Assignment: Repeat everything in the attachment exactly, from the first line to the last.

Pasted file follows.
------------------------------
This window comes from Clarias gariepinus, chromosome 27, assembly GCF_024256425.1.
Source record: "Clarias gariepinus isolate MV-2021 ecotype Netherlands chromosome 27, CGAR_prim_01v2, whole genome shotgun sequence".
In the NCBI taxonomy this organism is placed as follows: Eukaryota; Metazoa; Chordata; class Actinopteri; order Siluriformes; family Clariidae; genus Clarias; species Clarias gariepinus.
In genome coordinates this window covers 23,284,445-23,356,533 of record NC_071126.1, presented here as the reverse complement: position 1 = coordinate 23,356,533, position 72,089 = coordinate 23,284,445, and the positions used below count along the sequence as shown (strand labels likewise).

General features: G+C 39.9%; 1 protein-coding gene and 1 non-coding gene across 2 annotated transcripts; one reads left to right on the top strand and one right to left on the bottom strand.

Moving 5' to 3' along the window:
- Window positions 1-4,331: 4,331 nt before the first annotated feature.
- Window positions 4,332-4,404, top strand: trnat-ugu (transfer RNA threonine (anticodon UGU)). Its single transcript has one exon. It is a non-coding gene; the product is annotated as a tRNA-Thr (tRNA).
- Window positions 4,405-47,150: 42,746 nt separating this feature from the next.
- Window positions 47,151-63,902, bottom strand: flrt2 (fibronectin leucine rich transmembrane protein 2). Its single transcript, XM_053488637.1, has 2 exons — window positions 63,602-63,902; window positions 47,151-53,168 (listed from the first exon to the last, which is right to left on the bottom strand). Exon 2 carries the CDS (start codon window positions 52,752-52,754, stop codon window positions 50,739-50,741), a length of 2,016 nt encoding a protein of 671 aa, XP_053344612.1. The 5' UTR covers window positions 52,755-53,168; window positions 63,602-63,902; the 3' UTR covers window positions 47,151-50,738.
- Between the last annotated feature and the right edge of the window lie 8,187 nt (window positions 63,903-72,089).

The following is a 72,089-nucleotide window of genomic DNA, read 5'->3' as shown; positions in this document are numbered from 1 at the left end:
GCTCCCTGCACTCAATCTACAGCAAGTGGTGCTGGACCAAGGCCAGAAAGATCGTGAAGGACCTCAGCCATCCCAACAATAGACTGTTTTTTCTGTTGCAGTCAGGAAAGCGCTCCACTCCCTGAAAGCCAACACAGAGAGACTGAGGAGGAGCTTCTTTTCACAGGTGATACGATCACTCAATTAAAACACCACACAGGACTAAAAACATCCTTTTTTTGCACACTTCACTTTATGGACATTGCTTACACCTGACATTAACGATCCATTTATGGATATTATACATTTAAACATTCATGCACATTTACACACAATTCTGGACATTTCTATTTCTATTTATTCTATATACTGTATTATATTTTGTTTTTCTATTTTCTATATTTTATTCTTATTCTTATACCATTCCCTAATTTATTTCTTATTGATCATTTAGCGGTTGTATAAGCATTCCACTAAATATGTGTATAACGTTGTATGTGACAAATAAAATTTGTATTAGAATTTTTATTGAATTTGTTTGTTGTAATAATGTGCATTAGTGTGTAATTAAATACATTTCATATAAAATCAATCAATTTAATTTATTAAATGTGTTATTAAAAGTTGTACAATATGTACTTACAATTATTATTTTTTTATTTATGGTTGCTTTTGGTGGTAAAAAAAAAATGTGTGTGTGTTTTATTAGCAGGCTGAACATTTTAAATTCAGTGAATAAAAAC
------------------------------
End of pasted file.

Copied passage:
This window comes from Clarias gariepinus, chromosome 27, assembly GCF_024256425.1.
Source record: "Clarias gariepinus isolate MV-2021 ecotype Netherlands chromosome 27, CGAR_prim_01v2, whole genome shotgun sequence".
In the NCBI taxonomy this organism is placed as follows: Eukaryota; Metazoa; Chordata; class Actinopteri; order Siluriformes; family Clariidae; genus Clarias; species Clarias gariepinus.
In genome coordinates this window covers 23,284,445-23,356,533 of record NC_071126.1, presented here as the reverse complement: position 1 = coordinate 23,356,533, position 72,089 = coordinate 23,284,445, and the positions used below count along the sequence as shown (strand labels likewise).

General features: G+C 39.9%; 1 protein-coding gene and 1 non-coding gene across 2 annotated transcripts; one reads left to right on the top strand and one right to left on the bottom strand.

Moving 5' to 3' along the window:
- Window positions 1-4,331: 4,331 nt before the first annotated feature.
- Window positions 4,332-4,404, top strand: trnat-ugu (transfer RNA threonine (anticodon UGU)). Its single transcript has one exon. It is a non-coding gene; the product is annotated as a tRNA-Thr (tRNA).
- Window positions 4,405-47,150: 42,746 nt separating this feature from the next.
- Window positions 47,151-63,902, bottom strand: flrt2 (fibronectin leucine rich transmembrane protein 2). Its single transcript, XM_053488637.1, has 2 exons — window positions 63,602-63,902; window positions 47,151-53,168 (listed from the first exon to the last, which is right to left on the bottom strand). Exon 2 carries the CDS (start codon window positions 52,752-52,754, stop codon window positions 50,739-50,741), a length of 2,016 nt encoding a protein of 671 aa, XP_053344612.1. The 5' UTR covers window positions 52,755-53,168; window positions 63,602-63,902; the 3' UTR covers window positions 47,151-50,738.
- Between the last annotated feature and the right edge of the window lie 8,187 nt (window positions 63,903-72,089).

The following is a 72,089-nucleotide window of genomic DNA, read 5'->3' as shown; positions in this document are numbered from 1 at the left end:
GCTCCCTGCACTCAATCTACAGCAAGTGGTGCTGGACCAAGGCCAGAAAGATCGTGAAGGACCTCAGCCATCCCAACAATAGACTGTTTTTTCTGTTGCAGTCAGGAAAGCGCTCCACTCCCTGAAAGCCAACACAGAGAGACTGAGGAGGAGCTTCTTTTCACAGGTGATACGATCACTCAATTAAAACACCACACAGGACTAAAAACATCCTTTTTTTGCACACTTCACTTTATGGACATTGCTTACACCTGACATTAACGATCCATTTATGGATATTATACATTTAAACATTCATGCACATTTACACACAATTCTGGACATTTCTATTTCTATTTATTCTATATACTGTATTATATTTTGTTTTTCTATTTTCTATATTTTATTCTTATTCTTATACCATTCCCTAATTTATTTCTTATTGATCATTTAGCGGTTGTATAAGCATTCCACTAAATATGTGTATAACGTTGTATGTGACAAATAAAATTTGTATTAGAATTTTTATTGAATTTGTTTGTTGTAATAATGTGCATTAGTGTGTAATTAAATACATTTCATATAAAATCAATCAATTTAATTTATTAAATGTGTTATTAAAAGTTGTACAATATGTACTTACAATTATTATTTTTTTATTTATGGTTGCTTTTGGTGGTAAAAAAAAAATGTGTGTGTGTTTTATTAGCAGGCTGAACATTTTAAATTCAGTGAATAAAAAC